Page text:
Treating necrotising fasciitis
When necrotising fasciitis is suspected, a patient should be put onto intravenous antibiotics without delay. This will kill the bacteria and slow the rate of reproduction. A patient must then be taken to theatre at the earliest opportunity for surgical debridement, as this is the only way to effectively treat the condition.
Surgical debridement is when tissue is surgically removed. It is vital that all of the infected tissue is excised, or the infection will remain in the body and continue to cause problems. More than one operation may be required to achieve this, particularly if there is a large area of necrosis. In some cases an entire limb will need to be amputated.
Recovering from necrotising fasciitis
After surgery, a patient will need constant medical care. Having a large area of tissue removed can send the body into shock, while associated complications such as organ failure may arise. Many will be sent straight to the intensive care unit after the operation, such is the severity of the situation.
With close medical attention, a patient’s condition should gradually stabilise. The wound will need to be kept clean and the dressings changed daily. A patient must also be kept hydrated and continue to take antibiotics. The recovery period may slow, especially if the area of necrotic tissue was widespread.
When a patient is well enough a cosmetic surgeon may be asked to assess the wound. Debridement often leaves a significant defect and skin grafts could help improve the aesthetic appearance.
Necrotising fasciitis complications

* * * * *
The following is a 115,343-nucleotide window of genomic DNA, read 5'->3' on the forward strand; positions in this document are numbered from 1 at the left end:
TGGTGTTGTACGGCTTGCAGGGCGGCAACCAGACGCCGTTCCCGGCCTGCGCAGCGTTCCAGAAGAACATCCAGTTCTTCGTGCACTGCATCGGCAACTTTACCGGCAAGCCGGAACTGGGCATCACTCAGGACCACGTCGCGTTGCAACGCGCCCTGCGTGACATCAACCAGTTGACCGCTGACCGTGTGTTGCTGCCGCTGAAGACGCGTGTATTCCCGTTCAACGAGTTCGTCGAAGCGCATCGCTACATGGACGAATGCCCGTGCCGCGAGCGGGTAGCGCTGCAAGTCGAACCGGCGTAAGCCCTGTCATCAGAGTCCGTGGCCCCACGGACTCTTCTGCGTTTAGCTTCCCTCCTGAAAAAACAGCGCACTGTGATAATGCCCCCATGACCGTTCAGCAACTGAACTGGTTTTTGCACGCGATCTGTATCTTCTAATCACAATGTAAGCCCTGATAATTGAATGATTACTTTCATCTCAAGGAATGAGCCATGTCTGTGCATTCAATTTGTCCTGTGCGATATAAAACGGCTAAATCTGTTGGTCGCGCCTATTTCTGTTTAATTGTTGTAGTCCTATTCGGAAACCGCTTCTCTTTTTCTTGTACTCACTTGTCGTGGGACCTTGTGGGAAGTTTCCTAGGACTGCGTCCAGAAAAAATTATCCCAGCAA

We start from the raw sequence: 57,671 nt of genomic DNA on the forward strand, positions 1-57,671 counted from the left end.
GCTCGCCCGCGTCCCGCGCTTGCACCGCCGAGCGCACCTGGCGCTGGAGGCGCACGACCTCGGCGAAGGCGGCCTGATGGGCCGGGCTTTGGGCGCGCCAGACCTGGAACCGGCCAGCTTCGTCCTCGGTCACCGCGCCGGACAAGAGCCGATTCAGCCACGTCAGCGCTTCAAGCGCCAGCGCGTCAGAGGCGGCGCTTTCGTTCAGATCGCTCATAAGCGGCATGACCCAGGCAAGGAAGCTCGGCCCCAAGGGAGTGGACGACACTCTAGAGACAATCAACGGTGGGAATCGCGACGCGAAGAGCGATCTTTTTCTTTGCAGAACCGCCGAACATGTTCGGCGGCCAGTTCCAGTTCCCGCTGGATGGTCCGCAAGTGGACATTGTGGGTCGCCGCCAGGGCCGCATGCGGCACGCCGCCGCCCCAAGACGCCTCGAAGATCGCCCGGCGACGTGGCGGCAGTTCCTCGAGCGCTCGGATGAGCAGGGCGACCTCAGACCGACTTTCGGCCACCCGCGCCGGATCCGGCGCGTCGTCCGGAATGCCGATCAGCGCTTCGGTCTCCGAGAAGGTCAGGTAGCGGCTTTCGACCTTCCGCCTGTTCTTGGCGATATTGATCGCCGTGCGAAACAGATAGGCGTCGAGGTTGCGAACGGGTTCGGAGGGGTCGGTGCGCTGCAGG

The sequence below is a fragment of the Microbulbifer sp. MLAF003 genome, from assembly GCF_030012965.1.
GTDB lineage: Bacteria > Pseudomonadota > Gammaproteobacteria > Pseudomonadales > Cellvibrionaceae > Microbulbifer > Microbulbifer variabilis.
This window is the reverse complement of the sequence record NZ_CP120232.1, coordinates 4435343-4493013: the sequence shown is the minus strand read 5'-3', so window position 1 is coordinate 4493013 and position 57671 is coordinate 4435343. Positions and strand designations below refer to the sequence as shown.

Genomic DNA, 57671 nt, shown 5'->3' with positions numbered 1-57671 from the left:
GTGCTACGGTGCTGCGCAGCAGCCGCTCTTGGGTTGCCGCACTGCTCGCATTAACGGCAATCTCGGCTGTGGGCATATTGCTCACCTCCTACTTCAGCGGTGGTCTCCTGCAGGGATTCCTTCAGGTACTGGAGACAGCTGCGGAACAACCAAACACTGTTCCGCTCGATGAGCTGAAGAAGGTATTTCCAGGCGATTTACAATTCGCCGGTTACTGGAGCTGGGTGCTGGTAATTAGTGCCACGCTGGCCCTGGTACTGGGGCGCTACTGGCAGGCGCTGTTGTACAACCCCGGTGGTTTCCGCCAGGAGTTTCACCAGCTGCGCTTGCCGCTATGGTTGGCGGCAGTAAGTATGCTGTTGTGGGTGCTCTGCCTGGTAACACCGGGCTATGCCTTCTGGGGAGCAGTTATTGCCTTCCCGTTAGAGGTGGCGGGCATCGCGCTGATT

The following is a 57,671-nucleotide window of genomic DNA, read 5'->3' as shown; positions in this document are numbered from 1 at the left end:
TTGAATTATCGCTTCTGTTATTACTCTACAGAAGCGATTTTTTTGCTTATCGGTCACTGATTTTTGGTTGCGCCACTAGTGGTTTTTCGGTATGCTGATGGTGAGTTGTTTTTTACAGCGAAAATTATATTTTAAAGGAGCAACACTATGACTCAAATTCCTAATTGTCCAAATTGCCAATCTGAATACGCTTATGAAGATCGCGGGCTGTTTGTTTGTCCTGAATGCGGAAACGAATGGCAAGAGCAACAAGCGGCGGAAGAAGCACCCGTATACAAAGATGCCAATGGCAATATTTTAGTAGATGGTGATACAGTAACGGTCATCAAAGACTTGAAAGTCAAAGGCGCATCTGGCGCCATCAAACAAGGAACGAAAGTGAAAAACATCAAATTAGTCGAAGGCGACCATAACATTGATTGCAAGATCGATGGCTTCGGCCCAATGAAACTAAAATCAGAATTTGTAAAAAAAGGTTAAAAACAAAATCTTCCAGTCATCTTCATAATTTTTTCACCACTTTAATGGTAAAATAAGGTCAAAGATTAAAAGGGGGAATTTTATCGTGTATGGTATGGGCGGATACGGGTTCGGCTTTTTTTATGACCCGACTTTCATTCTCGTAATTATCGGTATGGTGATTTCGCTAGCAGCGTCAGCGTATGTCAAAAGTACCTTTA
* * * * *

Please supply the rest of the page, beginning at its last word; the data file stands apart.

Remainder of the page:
Sadly necrotising fasciitis can result in serious, if not fatal, complications. Patients who are frail or who have a compromised immune system may not be able to recover from the infection. Life threatening problems will also occur if the infection is allowed to progress to the advanced stages. This will happen very quickly – usually within four to five days.
If left untreated, the bacteria will rapidly multiply and the area of necrotic tissue will quickly grow. This will be very dangerous as the infection could reach the bloodstream, a condition known as sepsis. This may in turn lead to multi-system organ failure. When treatment is eventually provided all of the necrotic tissue will need to be removed. This can prove too traumatic and the body may begin to shut down.
Necrotising fasciitis and a delay in treatment
If these complications occur because of a delay in treatment, questions must be raised as to why surgical debridement was not performed earlier. If medical error is to blame – for example, because doctors did not make a timely diagnosis – the care provided will be considered substandard. Anyone injured because of an unacceptable level of medical care will be entitled to make a medical negligence claim.